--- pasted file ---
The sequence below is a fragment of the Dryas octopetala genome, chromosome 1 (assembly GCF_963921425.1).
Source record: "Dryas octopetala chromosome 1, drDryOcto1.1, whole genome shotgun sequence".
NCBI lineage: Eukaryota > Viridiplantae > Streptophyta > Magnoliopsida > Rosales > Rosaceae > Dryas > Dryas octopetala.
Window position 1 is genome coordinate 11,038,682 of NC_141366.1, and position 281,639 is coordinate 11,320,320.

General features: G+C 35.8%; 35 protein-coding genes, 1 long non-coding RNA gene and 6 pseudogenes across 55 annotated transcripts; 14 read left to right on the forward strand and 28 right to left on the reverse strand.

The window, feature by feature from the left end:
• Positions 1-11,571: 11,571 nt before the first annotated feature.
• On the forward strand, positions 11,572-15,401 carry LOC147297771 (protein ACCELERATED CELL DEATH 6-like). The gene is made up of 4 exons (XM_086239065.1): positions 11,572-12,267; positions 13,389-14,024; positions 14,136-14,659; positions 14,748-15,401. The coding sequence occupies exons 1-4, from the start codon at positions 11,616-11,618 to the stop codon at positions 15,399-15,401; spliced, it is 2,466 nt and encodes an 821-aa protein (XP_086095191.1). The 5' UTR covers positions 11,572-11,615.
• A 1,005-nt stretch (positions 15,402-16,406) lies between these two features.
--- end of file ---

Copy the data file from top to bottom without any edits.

The sequence below is a fragment of the Dryas octopetala genome, chromosome 1 (assembly GCF_963921425.1).
Source record: "Dryas octopetala chromosome 1, drDryOcto1.1, whole genome shotgun sequence".
NCBI lineage: Eukaryota > Viridiplantae > Streptophyta > Magnoliopsida > Rosales > Rosaceae > Dryas > Dryas octopetala.
Window position 1 is genome coordinate 11,038,682 of NC_141366.1, and position 281,639 is coordinate 11,320,320.

General features: G+C 35.8%; 35 protein-coding genes, 1 long non-coding RNA gene and 6 pseudogenes across 55 annotated transcripts; 14 read left to right on the forward strand and 28 right to left on the reverse strand.

The window, feature by feature from the left end:
• Positions 1-11,571: 11,571 nt before the first annotated feature.
• On the forward strand, positions 11,572-15,401 carry LOC147297771 (protein ACCELERATED CELL DEATH 6-like). The gene is made up of 4 exons (XM_086239065.1): positions 11,572-12,267; positions 13,389-14,024; positions 14,136-14,659; positions 14,748-15,401. The coding sequence occupies exons 1-4, from the start codon at positions 11,616-11,618 to the stop codon at positions 15,399-15,401; spliced, it is 2,466 nt and encodes an 821-aa protein (XP_086095191.1). The 5' UTR covers positions 11,572-11,615.
• A 1,005-nt stretch (positions 15,402-16,406) lies between these two features.